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The Maritime Labour Convention ('MLC') is a Convention between the International Labour Organization ('ILO') and the various ratifying countries. The MLC does not apply directly on ships or to seafarers: its application is filtered down through the domestic laws and other implementing provisions of ratifying states. It is those domestic laws (and other measures) which put legally binding obligations on shipowners (and masters and senior officers) and which provide seafarers with their rights and remedies. In other words, if a shipowner wants to know how to comply with the MLC on a UK ship, it should be referring to the relevant UK legislation rather than the MLC itself.
The ILO requires that these domestic laws and provisions give full effect to the MLC, but there is flexibility in that it is left to each state as to how they will achieve this. Consequently, not all states have implemented the MLC in exactly the same way. The scope for variation between states in national implementation is extended even further by the express flexibilities found in the MLC itself.
Furthermore the MLC sets out the minimum standards which must be observed, so flag states may choose to only legislate accordingly or, on some provisions, they may opt to "gold plate" their domestic laws and go further than the minimum. For instance, the MLC requires that seafarers are entitled to a minimum of 30 days paid leave per annum, but the UK grants them 38 days (to put them on an equal footing with UK shore-based workers).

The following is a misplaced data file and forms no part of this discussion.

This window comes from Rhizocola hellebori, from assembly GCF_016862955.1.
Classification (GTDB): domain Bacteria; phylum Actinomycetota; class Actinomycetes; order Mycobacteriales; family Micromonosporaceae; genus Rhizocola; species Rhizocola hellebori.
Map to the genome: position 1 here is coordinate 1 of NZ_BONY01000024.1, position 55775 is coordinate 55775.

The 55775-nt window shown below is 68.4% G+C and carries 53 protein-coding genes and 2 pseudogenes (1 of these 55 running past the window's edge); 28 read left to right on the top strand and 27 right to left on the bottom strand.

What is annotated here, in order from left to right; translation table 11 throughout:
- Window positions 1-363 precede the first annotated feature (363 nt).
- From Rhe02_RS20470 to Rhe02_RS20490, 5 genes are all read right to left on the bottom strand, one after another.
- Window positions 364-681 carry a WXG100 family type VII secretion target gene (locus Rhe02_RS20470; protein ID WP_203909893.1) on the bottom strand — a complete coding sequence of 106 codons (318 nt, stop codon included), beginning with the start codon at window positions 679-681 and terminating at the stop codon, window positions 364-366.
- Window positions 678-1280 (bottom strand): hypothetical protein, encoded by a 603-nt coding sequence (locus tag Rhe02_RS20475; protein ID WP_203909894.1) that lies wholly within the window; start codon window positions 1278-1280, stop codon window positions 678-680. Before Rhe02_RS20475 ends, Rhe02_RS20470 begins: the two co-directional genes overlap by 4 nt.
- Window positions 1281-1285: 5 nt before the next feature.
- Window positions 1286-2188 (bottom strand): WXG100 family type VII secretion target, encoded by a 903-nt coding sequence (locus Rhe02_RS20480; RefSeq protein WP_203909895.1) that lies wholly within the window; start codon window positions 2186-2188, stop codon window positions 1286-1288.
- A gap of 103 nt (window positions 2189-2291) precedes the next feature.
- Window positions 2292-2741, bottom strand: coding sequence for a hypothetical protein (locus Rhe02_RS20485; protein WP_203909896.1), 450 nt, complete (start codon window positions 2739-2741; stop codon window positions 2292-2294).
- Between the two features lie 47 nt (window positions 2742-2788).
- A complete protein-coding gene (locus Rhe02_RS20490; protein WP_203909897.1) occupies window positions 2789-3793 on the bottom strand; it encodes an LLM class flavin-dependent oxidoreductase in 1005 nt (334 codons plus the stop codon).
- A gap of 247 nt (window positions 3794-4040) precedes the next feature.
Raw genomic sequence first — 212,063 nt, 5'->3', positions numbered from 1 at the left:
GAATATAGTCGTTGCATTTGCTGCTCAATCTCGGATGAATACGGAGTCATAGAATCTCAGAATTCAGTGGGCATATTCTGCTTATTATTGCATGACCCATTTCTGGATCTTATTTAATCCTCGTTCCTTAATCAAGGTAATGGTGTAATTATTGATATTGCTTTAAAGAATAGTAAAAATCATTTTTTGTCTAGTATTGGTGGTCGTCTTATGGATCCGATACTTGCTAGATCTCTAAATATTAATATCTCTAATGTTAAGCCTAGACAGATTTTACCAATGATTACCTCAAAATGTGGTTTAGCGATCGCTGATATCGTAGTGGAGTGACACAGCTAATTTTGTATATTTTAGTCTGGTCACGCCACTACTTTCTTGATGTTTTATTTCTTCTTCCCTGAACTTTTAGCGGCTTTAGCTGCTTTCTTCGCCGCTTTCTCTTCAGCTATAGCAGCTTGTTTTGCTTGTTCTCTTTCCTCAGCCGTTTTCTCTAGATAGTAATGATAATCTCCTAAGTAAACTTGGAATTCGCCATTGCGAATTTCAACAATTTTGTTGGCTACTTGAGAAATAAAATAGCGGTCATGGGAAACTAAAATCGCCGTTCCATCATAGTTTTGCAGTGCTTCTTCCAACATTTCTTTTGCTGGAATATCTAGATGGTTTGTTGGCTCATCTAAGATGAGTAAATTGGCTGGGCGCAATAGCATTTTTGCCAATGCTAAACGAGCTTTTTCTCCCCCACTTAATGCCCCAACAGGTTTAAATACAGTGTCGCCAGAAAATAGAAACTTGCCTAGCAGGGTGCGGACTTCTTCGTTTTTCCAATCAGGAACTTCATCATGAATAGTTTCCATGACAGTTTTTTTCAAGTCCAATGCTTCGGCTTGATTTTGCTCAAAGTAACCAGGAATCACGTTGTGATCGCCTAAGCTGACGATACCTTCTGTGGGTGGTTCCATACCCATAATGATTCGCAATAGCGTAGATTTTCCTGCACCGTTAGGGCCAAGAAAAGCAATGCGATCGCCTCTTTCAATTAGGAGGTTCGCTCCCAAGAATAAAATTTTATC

Due to the different ways in which the MLC can be implemented (as highlighted above) a book on the MLC itself (without reference to the relevant flag state's implementing laws and provisions) would be of very limited use. What is required for practical compliance purposes for anyone enquiring into the MLC obligations on a particular ship is a guide to the flag state's implementing laws.
Maritime Labour Convention 2006 - UK and REG Implementation describes the implementing laws and other provisions (such as Marine Guidance Notices (MGN's)) for the UK and other relevant REG members (Bermuda; Cayman Islands; Gibraltar; Isle of Man).
The book concentrates primarily on UK implementation which, to a large extent REG members have followed. Where the REG members' implementation differs, this is set out. In any case, each REG member has its own legislation, MGN's, and so on, and these will be named so that readers can refer to them for further detail if required.
The book generally follows the subject headings of the MLC, which sets out logical groupings of connected subject matter. The chapters also refer to areas where problems have been experienced in implementation, and advice and tips on how to comply is given. The sub-sections within each chapter also contain a checklist for compliance.